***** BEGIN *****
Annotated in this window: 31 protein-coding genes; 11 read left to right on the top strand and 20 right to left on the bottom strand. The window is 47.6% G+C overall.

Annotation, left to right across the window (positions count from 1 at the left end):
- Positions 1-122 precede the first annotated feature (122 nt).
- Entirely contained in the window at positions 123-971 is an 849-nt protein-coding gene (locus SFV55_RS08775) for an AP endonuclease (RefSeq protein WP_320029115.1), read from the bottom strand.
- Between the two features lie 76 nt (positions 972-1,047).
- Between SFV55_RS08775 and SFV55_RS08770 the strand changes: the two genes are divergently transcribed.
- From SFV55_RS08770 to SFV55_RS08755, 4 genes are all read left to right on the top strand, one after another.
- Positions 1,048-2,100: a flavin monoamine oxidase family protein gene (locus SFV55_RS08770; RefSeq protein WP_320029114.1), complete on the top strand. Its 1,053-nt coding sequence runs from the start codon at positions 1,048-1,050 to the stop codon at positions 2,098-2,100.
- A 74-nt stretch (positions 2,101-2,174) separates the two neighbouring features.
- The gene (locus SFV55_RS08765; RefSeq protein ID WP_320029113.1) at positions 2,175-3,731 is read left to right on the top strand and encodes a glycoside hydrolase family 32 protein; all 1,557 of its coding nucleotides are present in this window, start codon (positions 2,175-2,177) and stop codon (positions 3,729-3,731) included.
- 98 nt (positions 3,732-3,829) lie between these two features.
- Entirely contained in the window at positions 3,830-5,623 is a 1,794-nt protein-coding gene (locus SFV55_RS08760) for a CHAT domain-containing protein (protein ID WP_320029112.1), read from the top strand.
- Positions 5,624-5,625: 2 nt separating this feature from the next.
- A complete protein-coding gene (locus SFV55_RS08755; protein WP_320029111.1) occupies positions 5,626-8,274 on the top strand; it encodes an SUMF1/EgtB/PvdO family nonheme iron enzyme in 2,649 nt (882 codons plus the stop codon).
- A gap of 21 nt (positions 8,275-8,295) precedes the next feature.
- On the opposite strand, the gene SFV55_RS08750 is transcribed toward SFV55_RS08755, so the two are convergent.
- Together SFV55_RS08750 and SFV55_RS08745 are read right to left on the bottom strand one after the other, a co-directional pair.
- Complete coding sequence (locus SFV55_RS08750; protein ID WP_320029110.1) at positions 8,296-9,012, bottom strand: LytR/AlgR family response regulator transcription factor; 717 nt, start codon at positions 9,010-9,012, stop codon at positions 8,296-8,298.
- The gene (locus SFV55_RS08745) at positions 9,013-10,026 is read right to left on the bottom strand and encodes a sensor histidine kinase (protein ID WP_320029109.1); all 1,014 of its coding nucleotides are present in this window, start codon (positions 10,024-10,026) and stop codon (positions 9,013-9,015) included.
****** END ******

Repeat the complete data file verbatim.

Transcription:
Annotated in this window: 31 protein-coding genes; 11 read left to right on the top strand and 20 right to left on the bottom strand. The window is 47.6% G+C overall.

Annotation, left to right across the window (positions count from 1 at the left end):
- Positions 1-122 precede the first annotated feature (122 nt).
- Entirely contained in the window at positions 123-971 is an 849-nt protein-coding gene (locus SFV55_RS08775) for an AP endonuclease (RefSeq protein WP_320029115.1), read from the bottom strand.
- Between the two features lie 76 nt (positions 972-1,047).
- Between SFV55_RS08775 and SFV55_RS08770 the strand changes: the two genes are divergently transcribed.
- From SFV55_RS08770 to SFV55_RS08755, 4 genes are all read left to right on the top strand, one after another.
- Positions 1,048-2,100: a flavin monoamine oxidase family protein gene (locus SFV55_RS08770; RefSeq protein WP_320029114.1), complete on the top strand. Its 1,053-nt coding sequence runs from the start codon at positions 1,048-1,050 to the stop codon at positions 2,098-2,100.
- A 74-nt stretch (positions 2,101-2,174) separates the two neighbouring features.
- The gene (locus SFV55_RS08765; RefSeq protein ID WP_320029113.1) at positions 2,175-3,731 is read left to right on the top strand and encodes a glycoside hydrolase family 32 protein; all 1,557 of its coding nucleotides are present in this window, start codon (positions 2,175-2,177) and stop codon (positions 3,729-3,731) included.
- 98 nt (positions 3,732-3,829) lie between these two features.
- Entirely contained in the window at positions 3,830-5,623 is a 1,794-nt protein-coding gene (locus SFV55_RS08760) for a CHAT domain-containing protein (protein ID WP_320029112.1), read from the top strand.
- Positions 5,624-5,625: 2 nt separating this feature from the next.
- A complete protein-coding gene (locus SFV55_RS08755; protein WP_320029111.1) occupies positions 5,626-8,274 on the top strand; it encodes an SUMF1/EgtB/PvdO family nonheme iron enzyme in 2,649 nt (882 codons plus the stop codon).
- A gap of 21 nt (positions 8,275-8,295) precedes the next feature.
- On the opposite strand, the gene SFV55_RS08750 is transcribed toward SFV55_RS08755, so the two are convergent.
- Together SFV55_RS08750 and SFV55_RS08745 are read right to left on the bottom strand one after the other, a co-directional pair.
- Complete coding sequence (locus SFV55_RS08750; protein ID WP_320029110.1) at positions 8,296-9,012, bottom strand: LytR/AlgR family response regulator transcription factor; 717 nt, start codon at positions 9,010-9,012, stop codon at positions 8,296-8,298.
- The gene (locus SFV55_RS08745) at positions 9,013-10,026 is read right to left on the bottom strand and encodes a sensor histidine kinase (protein ID WP_320029109.1); all 1,014 of its coding nucleotides are present in this window, start codon (positions 10,024-10,026) and stop codon (positions 9,013-9,015) included.